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Posts Tagged ‘Tower in the Mist’

Here it is — the cover you all helped me fine-tune! The Tower in the Mist is getting closer to its publication date, on May 1st. There’s even a pre-order link if you are so inclined.

Mages vs. Warriors vs. Giant Badger vs. Tyranny! Zathi’s job is to capture renegade mages, but Keilos isn’t like any other mage she’s dealt with. Her drive to bring him in only leads them deeper into a cursed forest. Together, warrior and mage will face deadly beasts and grapple with decisions that compromise every principle. Until they stumble upon a place of ancient, forgotten magic. Zathi must choose — allow Keilos to claim it, or kill him once and for all.

Next step? I need to set up publicity and blog visits, and so I once again call on you friends for help. Some of you will soon receive e-mails asking about a visit to your blog, but I’d also love any ideas you have about other blogs I could approach. All suggestions are welcome.

I hope you’re all as excited as I am to visit the deep, dark Hornwood. Here’s that pre-order link again.


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Thanks so much to everyone who commented on my cover choices! I’m pretty much settled on Option 1, with perhaps the subtitles moved around.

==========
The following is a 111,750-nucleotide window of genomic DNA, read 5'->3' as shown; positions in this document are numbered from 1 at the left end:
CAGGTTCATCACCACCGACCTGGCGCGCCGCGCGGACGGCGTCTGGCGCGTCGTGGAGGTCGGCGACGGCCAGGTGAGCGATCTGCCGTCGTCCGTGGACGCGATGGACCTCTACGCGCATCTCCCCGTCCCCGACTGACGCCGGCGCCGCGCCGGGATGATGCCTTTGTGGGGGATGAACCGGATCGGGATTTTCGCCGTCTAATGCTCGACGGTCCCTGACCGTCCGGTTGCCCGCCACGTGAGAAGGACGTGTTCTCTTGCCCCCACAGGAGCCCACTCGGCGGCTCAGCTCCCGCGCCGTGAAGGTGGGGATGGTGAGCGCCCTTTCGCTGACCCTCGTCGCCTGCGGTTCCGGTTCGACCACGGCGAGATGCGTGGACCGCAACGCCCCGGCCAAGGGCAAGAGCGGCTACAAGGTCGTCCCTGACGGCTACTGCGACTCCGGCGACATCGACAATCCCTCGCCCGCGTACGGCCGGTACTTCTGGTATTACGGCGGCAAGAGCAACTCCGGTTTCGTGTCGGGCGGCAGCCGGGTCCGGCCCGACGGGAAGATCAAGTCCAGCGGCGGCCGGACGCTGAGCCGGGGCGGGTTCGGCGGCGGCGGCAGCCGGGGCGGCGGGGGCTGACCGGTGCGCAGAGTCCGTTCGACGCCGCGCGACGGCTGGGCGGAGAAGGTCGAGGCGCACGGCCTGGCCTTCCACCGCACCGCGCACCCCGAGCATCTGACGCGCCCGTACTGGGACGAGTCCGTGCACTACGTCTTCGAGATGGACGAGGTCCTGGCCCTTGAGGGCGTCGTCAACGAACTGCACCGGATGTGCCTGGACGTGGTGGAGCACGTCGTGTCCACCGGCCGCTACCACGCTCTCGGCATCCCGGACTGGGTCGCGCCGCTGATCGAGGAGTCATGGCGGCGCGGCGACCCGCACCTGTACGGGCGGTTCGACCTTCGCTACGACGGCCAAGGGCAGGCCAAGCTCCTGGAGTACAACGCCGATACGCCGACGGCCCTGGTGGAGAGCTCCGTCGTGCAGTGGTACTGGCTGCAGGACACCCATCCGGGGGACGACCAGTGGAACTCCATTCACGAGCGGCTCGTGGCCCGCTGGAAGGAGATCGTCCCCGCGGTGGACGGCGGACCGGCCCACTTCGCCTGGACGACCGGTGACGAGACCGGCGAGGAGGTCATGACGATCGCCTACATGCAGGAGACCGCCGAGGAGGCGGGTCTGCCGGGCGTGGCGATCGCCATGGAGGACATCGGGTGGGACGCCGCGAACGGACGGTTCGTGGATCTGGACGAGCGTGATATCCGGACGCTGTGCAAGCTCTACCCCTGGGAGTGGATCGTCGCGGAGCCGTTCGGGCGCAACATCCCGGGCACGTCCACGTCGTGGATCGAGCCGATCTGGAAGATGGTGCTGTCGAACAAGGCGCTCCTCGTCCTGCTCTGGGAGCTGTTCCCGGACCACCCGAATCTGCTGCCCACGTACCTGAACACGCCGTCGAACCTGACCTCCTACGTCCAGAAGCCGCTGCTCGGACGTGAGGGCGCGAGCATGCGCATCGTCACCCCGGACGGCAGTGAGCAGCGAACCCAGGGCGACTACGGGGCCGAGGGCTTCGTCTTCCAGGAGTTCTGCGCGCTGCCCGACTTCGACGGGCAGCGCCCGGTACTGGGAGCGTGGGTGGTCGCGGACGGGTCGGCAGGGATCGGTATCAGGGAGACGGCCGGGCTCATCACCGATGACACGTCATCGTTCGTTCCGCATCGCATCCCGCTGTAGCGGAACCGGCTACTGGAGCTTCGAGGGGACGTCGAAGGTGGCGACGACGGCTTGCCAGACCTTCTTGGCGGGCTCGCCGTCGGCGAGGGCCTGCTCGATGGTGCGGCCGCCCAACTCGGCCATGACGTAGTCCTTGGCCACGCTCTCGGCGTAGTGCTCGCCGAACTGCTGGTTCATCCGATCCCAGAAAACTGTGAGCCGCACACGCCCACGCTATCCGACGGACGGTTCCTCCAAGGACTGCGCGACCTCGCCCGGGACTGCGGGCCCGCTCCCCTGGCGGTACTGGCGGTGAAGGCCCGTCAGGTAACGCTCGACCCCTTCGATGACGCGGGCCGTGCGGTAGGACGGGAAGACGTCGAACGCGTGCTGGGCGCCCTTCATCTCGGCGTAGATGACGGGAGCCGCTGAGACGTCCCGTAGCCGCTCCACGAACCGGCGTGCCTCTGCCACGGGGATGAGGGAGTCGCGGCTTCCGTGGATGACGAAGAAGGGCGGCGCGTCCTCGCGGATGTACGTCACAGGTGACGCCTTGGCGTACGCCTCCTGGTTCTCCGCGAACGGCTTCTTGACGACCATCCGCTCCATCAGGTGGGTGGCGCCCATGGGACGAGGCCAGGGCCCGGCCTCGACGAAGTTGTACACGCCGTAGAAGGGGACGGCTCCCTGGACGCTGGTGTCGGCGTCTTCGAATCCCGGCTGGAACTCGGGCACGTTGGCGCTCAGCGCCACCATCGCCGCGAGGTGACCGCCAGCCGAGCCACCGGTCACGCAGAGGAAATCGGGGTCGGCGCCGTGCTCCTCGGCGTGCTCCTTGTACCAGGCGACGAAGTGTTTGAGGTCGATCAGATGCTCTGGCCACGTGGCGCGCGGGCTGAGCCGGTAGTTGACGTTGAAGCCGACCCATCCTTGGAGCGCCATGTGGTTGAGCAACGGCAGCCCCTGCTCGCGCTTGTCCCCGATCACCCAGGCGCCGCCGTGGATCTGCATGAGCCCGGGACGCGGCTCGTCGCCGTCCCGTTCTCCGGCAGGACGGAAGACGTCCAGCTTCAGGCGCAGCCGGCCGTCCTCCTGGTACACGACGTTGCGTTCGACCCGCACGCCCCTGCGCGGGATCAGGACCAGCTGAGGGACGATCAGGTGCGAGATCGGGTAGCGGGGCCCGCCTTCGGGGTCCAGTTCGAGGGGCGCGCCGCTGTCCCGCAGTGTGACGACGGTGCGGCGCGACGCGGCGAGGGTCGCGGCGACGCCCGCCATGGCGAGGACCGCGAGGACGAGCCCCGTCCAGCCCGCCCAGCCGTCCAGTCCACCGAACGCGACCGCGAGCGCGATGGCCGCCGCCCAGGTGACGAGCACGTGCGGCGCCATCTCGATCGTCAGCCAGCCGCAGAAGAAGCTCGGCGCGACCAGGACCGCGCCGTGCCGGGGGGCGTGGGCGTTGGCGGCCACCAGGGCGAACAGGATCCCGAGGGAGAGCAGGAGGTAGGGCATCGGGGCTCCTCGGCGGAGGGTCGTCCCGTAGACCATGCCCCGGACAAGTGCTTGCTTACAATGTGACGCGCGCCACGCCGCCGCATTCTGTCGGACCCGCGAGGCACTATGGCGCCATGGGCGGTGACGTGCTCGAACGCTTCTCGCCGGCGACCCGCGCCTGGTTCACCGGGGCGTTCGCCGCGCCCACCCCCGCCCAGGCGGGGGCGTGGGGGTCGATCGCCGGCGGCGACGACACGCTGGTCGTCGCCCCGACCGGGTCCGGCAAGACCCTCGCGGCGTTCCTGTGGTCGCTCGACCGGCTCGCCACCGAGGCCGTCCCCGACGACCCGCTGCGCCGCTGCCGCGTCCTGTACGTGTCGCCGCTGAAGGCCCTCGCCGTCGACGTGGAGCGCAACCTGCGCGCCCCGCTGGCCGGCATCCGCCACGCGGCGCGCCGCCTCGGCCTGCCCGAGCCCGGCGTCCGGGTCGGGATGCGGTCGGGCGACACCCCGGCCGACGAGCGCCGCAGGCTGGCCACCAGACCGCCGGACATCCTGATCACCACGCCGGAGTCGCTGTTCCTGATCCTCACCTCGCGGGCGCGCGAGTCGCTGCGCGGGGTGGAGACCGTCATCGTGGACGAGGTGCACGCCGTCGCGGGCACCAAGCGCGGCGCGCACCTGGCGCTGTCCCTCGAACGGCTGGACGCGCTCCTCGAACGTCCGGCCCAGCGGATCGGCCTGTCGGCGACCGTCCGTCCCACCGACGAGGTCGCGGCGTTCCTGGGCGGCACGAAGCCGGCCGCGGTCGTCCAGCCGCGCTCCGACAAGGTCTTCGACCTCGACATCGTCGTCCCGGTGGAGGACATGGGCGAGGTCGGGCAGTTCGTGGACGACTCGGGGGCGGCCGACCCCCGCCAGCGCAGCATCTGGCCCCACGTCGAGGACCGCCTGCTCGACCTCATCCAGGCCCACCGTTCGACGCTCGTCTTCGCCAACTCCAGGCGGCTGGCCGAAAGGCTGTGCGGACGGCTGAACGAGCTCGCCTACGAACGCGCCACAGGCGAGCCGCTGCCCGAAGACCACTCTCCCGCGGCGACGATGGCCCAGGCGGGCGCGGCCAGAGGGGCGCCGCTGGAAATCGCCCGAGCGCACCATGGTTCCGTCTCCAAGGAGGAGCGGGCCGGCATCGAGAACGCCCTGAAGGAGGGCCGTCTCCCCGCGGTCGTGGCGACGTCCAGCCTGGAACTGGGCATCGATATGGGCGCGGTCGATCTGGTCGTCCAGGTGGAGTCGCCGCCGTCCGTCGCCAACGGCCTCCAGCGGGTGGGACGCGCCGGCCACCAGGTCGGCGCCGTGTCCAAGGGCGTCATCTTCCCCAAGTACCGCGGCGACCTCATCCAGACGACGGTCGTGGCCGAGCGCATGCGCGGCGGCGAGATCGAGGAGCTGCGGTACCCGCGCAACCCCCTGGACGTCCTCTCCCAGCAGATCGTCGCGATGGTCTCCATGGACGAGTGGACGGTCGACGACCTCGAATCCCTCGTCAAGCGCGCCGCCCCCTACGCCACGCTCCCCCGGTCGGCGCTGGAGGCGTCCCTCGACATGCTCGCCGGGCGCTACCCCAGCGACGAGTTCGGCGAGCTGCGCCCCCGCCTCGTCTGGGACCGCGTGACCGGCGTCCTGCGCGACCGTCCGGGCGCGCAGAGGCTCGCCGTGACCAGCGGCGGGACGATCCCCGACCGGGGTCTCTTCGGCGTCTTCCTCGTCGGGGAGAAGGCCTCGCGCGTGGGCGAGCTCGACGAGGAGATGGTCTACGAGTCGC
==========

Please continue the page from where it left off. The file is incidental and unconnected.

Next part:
This brings me to the cover copy, and here’s what I have so far: “As a hunter-guard, it’s Zathi’s job to capture renegade mages, but Keilos isn’t like any other mage she’s dealt with. Her drive to bring him in only leads them deeper into the accursed Hornwood. Together, warrior and mage will battle deadly beasts and face decisions that compromise every principle. Until they stumble upon a place of ancient, forgotten power. Zathi must choose — allow Keilos to claim it, or kill him once and for all.”

This description packs a lot in, but it may go on too long. My question, bluntly put: would you want to read this book? If not, what would tip the balance? As ever, I look forward to your advice.

One of you sharp-eyed readers also noticed that I’m still trying out variations on the series title. The gist is that these people live in a world after the evil overlord, Dar-Gothull, has triumphed. The mages are trying to bring back hope, and this makes them renegades.

Their powers are based around light, hence I’ve been calling them Light-Bringers, but that title has already been used for a couple of recent series. They travel in disguise as a troupe of minstrels. The name of their land is Skaythe. They spend a lot of time in a dark forest called the Hornwood. So I’m boiling it down to Minstrels of Skaythe or Minstrels of the Light.

What do you think? I really like Minstrels of Light, but I have a hunch it’s already been used by a Christian band somewhere. I also like The Hornwood Series, but I understand there is a Hornwood character in Game of Thrones, and I don’t want to create confusion. More searching to follow…